On September 30, 1916, the Legion was almost completely routed in an engagement at Potutory, near Bereschany. Because of a breakthrough in the adjacent section of the front, Russian troops were able to completely surround and capture the Legion. During the regrouping it was assigned the "K.u.k. Hutsulenkompanie" (the former "Ruthenian" or "Bukovina Volunteer Battalion") was incorporated into it as a separate company.[5] A similar thing happened on July 1, 1917, when, at the beginning of the Kerensky Offensive, once again almost the entire part of the Legion in action was trapped by a Russian attack near Berezhany.[6] The German occupation of Ukraine at the beginning of 1917 led to the capture of the Legion.

With the German occupation of Ukraine in early 1918 and the establishment of the government under Hetman Pavlo Skoropadskyj, the Habsburg Monarchy was in danger of falling behind Germany. As a result, Emperor Charles created the special unit "Kampfgruppe Erzherzog Wilhelm" under the command of Archduke Wilhelm with about 4000 soldiers. This included the Ukrainian Legion. It operated in the south of Ukraine during and after the conquest of Ukraine by the Central Powers in 1918.[7] The Legion reached Kherson and Odessa, and because of the low resistance even the Dnieper River could be used as a transport route. The last engagement of the Legion under the Habsburg banner took place in Zaporizhzhya on April 16, 1918. The Bolsheviks had to evacuate the city.[8]


Rank group Field/senior officers Junior officers Student officers
  Ukrainian Sich Riflemen              
Other ranks
Rank group NCOs Enlisted ranks
  Ukrainian Sich Riflemen          
Старший стрілець
Starshyy striletsʹ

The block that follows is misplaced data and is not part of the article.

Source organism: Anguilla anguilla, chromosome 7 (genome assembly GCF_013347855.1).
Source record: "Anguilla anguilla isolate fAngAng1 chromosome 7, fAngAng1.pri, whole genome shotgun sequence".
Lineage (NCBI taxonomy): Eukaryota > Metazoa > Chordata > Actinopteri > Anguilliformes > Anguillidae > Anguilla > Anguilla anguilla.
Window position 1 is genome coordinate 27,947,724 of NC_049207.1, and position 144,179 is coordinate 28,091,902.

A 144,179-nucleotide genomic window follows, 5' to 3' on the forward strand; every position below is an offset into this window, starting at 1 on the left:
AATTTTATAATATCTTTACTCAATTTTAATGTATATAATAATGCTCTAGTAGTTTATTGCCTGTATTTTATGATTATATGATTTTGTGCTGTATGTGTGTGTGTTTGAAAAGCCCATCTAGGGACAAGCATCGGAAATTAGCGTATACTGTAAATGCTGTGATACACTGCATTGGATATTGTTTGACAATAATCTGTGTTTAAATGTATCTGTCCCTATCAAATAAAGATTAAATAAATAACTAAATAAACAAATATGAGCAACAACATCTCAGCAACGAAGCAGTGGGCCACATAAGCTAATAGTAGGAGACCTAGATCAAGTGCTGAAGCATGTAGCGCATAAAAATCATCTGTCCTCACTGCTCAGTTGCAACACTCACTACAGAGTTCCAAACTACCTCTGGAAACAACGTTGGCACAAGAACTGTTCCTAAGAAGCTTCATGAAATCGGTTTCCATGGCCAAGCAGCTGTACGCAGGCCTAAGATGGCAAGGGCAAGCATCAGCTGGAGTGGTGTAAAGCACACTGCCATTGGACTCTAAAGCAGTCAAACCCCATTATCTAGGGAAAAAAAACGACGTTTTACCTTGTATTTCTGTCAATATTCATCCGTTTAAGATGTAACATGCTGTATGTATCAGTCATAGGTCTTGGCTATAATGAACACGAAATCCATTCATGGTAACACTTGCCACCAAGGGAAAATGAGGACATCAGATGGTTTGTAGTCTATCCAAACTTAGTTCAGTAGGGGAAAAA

Cultural references

Red Viburnum berries. In Eastern Slavic cultures Viburnum opulus or kalyna often represents the beauty of a young woman

The unit is commemorated in the 1914 song "Oh, the Red Viburnum in the Meadow" (Ukrainian: Ой у лузі червона калина)

See also



  1. ^ a b Stepan Pipets'ky. Ukrainian Sich Sharpshooter Movement On-line version Chervona Kalyna. New York. 1956.
  2. ^ Petro Sodol. Ukrainian Sich Riflemen Ukrainian Sich Riflemen Encyclopedia of Ukraine on Line 1993.
  3. ^ Rutkowski: Die k.k. Ukrainische Legion 1914–1918. S. 24.
  4. ^ Rutkowski: Die k.k. Ukrainische Legion 1914–1918. S. 31 ff.
  5. ^ Rutkowski: Die k.k. Ukrainische Legion 1914–1918. S. 15 und 72 ff.
  6. ^ Rutkowski: Die k.k. Ukrainische Legion 1914–1918. S. 78 ff.
  7. ^ Timothy Snyder: Der König der Ukraine. Die geheimen Leben des Wilhelm von Habsburg. Paul Zsolnay Verlag, Wien 2009, ISBN 978-3-552-05478-3, S. 128 f.
  8. ^ Wolfdieter Bihl: Beiträge zur Ukraine-Politik Österreich-Ungarns 1918. In: Jahrbücher für Geschichte Osteuropas NF 14 (1966), S. 51–62, hier: S. 57 f.


  • Orest Subtelny. Ukraine. A history. University of Toronto press. 1994. ISBN 978-0-8020-0591-5.
  • Paul Robert Magocsi. The Roots of Ukrainian Nationalism: Galicia As Ukraine's Piedmont. University of Toronto Press. 2002. ISBN 0-521-81988-1.
  • Encyclopedia of Ukraine on Line. Ukrainian Sich Riflemen.
  • Stepan Ripets'ky. Ukrainian Sich Riflemen. Online version.